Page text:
The Hewett A survivor who captured Great Yarmouth offshore drama on camera
- Credit: Archant Library
Half a century after the unforgettable North Sea drama involving a blow-out on a gas rig and the capsize of a rescue ship, recalled here recently, I have had the pleasure of talking to one of the final five survivors to be evacuated from the stricken Hewett A.
Three men were killed off Norfolk on that fateful November day in 1968.
Rig personnel and crewmen from the stand-by vessel Hector Gannet, which unfortunately struck a rig leg and turned turtle during the rescue crisis, were either airlifted to safety by helicopter or picked up by the Lowestoft trawler Boston Hornet, both responding to the SOS.
Another quick response came from across the Atlantic. Internationally-renowned oil and gas industry trouble-shooter “Red” Adair jetted into Norfolk from his Texas home.
The still photographs capturing the emergency illustrated my November column, and I now know they were taken by Hewett A roughneck Yarah Saadi who recalled that day for me. They were probably the only live pictorial record of that fatal drama.
Nowadays, it would be comparatively simple because most people own a mobile telephone capable of recording and sending high definition still and motion pictures with sound. That was not the case 50 years ago when we had to pre-load film into our cameras.
Although survivors and others involved were shepherded away from waiting newsmen in Yarmouth, one offshore worker did pass this spool of film at random to us.
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That must have been Mr Saadi, an Arab Iranian who is now a grandfather living in Caister.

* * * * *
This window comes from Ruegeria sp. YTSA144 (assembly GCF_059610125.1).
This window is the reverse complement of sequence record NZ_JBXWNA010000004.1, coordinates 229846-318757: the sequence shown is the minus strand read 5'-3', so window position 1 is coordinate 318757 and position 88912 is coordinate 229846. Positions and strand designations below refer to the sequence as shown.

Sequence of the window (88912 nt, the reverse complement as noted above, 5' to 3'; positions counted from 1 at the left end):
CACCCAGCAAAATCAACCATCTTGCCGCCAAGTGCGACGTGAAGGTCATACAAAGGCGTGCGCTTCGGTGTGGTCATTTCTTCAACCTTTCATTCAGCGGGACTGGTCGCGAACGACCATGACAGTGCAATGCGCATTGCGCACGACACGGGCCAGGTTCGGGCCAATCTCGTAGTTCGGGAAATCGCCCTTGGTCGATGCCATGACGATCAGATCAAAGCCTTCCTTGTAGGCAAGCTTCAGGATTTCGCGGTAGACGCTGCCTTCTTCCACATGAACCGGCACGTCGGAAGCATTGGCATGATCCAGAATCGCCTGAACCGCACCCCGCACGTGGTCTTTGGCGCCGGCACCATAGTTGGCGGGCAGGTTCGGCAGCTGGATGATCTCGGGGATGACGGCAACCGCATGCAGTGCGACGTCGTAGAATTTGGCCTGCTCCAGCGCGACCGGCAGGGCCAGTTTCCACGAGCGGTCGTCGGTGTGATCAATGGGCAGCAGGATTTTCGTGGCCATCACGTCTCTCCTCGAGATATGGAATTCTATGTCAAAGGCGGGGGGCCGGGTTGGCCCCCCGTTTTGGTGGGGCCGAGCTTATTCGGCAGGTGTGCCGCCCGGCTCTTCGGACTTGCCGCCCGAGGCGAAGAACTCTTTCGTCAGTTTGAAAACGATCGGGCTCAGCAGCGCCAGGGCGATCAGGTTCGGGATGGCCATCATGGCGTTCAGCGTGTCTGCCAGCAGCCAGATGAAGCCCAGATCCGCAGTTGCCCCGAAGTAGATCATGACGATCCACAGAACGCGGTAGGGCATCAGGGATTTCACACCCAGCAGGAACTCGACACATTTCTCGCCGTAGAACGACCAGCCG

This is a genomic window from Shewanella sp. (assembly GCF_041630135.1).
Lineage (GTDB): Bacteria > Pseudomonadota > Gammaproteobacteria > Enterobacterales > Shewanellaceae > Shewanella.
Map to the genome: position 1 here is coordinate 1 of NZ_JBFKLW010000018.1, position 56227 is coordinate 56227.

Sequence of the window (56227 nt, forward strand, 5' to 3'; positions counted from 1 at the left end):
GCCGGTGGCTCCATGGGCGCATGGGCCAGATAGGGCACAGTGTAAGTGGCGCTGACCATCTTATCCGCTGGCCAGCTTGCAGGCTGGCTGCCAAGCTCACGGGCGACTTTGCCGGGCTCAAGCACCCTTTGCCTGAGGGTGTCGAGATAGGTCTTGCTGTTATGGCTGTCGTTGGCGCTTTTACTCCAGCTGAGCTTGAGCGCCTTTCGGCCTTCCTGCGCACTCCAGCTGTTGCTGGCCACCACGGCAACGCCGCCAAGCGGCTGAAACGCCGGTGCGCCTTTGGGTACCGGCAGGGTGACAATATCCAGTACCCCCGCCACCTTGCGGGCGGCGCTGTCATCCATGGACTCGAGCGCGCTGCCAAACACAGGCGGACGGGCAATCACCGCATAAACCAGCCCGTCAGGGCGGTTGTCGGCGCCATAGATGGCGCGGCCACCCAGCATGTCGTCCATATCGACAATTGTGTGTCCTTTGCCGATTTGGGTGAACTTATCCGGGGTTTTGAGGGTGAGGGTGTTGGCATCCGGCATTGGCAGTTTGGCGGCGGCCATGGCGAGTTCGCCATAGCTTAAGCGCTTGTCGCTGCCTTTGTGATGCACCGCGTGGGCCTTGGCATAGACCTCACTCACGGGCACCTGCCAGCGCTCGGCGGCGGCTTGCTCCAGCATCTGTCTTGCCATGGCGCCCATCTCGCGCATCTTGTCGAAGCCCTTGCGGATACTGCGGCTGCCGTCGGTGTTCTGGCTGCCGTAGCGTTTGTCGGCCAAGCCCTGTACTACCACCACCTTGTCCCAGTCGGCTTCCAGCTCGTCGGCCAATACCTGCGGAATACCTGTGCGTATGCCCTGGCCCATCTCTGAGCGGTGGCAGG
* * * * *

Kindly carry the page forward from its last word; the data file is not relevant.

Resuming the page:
“I had my camera in my bag as we waited to be rescued from the rig,” explains the 77-year-old. “I was the last man to be air-lifted into the Bristow’s helicopter which flew us back to the airfield on Caister Road in Yarmouth.
“There were five of us left on the rig - the driller, assistant driller, crane driver, tool-pusher and me. We were not in danger because all the machinery had been turned off quickly.
“Burning gas was still belching out, but well clear of us. The weather caused no problems - the day was calm and sunny.”
Their wait was not without incident, however. “We saw four very young chaps from the kitchen hanging from a rope ladder as they tried to get down to the Hector Gannet, the stand-by boat, so we dragged them back on to the platform again or they could have been frozen to death.”
Safely back on shore, Yarah and his colleagues were kept away from waiting newsmen, but he recalls: “A reporter asked if anyone had any pictures and I replied that yes, I had.
“He asked if he could have my film so I gave it to him. He said, ‘We’ll interview you later’ but they never did.”
I am confident that was neither bad manners nor breaking a promise, but the situation back in Yarmouth was fairly chaotic, particularly as we journalists were being prevented by company staff from speaking to their survivors and vice-versa.
If I recall correctly, Yarah’s vivid photographs were circulated to newspapers and other media around the world, and could have earned him a tidy sum of money.
He adds: “The next day Red Adair arrived in Yarmouth and said he would turn off the burning escaping gas, which he did.
“At first when we came off the rig we stayed at the Star Hotel where Red Adair stayed during his short time in Yarmouth, but later us men from the rig were moved to the Forty One Motel on Southtown Road before we went back to sea.”
After many years in the oil and natural gas industry in his native Middle East and also in Europe and the Far East, Mr Saadi retired and turned to the less stressful occupation of running a holiday guest house and driving a taxi hereabouts.
• In a December column about a tiled mural depicting the herring fishery in a pedestrian underpass linking Gorleston’s Bridge and Lowestoft Roads, I wondered who had designed the decoration.
From Ann Dunning, of Bells Road, came the answer: “The murals were the result of a design technology project by pupils of Herman Middle School (in Gorleston) about 25 years ago.”